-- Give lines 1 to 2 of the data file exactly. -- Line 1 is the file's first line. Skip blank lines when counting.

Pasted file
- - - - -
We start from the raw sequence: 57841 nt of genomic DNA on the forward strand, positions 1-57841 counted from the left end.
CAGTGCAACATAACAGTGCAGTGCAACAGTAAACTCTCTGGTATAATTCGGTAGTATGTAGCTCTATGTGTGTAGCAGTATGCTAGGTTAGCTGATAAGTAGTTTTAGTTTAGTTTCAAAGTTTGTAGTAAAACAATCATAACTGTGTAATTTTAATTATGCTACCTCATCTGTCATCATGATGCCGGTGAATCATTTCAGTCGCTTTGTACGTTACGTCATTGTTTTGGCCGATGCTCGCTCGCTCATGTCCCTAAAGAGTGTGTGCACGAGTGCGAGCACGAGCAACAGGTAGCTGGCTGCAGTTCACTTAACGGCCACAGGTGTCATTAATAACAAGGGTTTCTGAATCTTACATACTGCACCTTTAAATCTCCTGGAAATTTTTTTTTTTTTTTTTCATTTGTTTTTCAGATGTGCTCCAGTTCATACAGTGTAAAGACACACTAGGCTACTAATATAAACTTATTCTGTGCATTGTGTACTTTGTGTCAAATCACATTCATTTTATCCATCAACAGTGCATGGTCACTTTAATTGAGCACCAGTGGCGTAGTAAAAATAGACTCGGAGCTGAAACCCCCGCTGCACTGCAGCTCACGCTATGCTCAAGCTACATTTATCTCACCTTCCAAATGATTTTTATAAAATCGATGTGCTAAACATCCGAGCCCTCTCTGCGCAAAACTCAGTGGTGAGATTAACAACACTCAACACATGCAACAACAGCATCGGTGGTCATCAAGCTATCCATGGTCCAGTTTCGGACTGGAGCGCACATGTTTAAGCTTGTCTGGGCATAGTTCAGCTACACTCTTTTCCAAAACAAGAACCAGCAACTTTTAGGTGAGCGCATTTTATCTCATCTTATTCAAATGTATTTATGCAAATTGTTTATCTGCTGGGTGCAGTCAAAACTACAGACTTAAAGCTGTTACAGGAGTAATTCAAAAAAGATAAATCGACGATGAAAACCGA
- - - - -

We start from the raw sequence: 57841 nt of genomic DNA on the forward strand, positions 1-57841 counted from the left end.
CAGTGCAACATAACAGTGCAGTGCAACAGTAAACTCTCTGGTATAATTCGGTAGTATGTAGCTCTATGTGTGTAGCAGTATGCTAGGTTAGCTGATAAGTAGTTTTAGTTTAGTTTCAAAGTTTGTAGTAAAACAATCATAACTGTGTAATTTTAATTATGCTACCTCATCTGTCATCATGATGCCGGTGAATCATTTCAGTCGCTTTGTACGTTACGTCATTGTTTTGGCCGATGCTCGCTCGCTCATGTCCCTAAAGAGTGTGTGCACGAGTGCGAGCACGAGCAACAGGTAGCTGGCTGCAGTTCACTTAACGGCCACAGGTGTCATTAATAACAAGGGTTTCTGAATCTTACATACTGCACCTTTAAATCTCCTGGAAATTTTTTTTTTTTTTTTTCATTTGTTTTTCAGATGTGCTCCAGTTCATACAGTGTAAAGACACACTAGGCTACTAATATAAACTTATTCTGTGCATTGTGTACTTTGTGTCAAATCACATTCATTTTATCCATCAACAGTGCATGGTCACTTTAATTGAGCACCAGTGGCGTAGTAAAAATAGACTCGGAGCTGAAACCCCCGCTGCACTGCAGCTCACGCTATGCTCAAGCTACATTTATCTCACCTTCCAAATGATTTTTATAAAATCGATGTGCTAAACATCCGAGCCCTCTCTGCGCAAAACTCAGTGGTGAGATTAACAACACTCAACACATGCAACAACAGCATCGGTGGTCATCAAGCTATCCATGGTCCAGTTTCGGACTGGAGCGCACATGTTTAAGCTTGTCTGGGCATAGTTCAGCTACACTCTTTTCCAAAACAAGAACCAGCAACTTTTAGGTGAGCGCATTTTATCTCATCTTATTCAAATGTATTTATGCAAATTGTTTATCTGCTGGGTGCAGTCAAAACTACAGACTTAAAGCTGTTACAGGAGTAATTCAAAAAAGATAAATCGACGATGAAAACCGA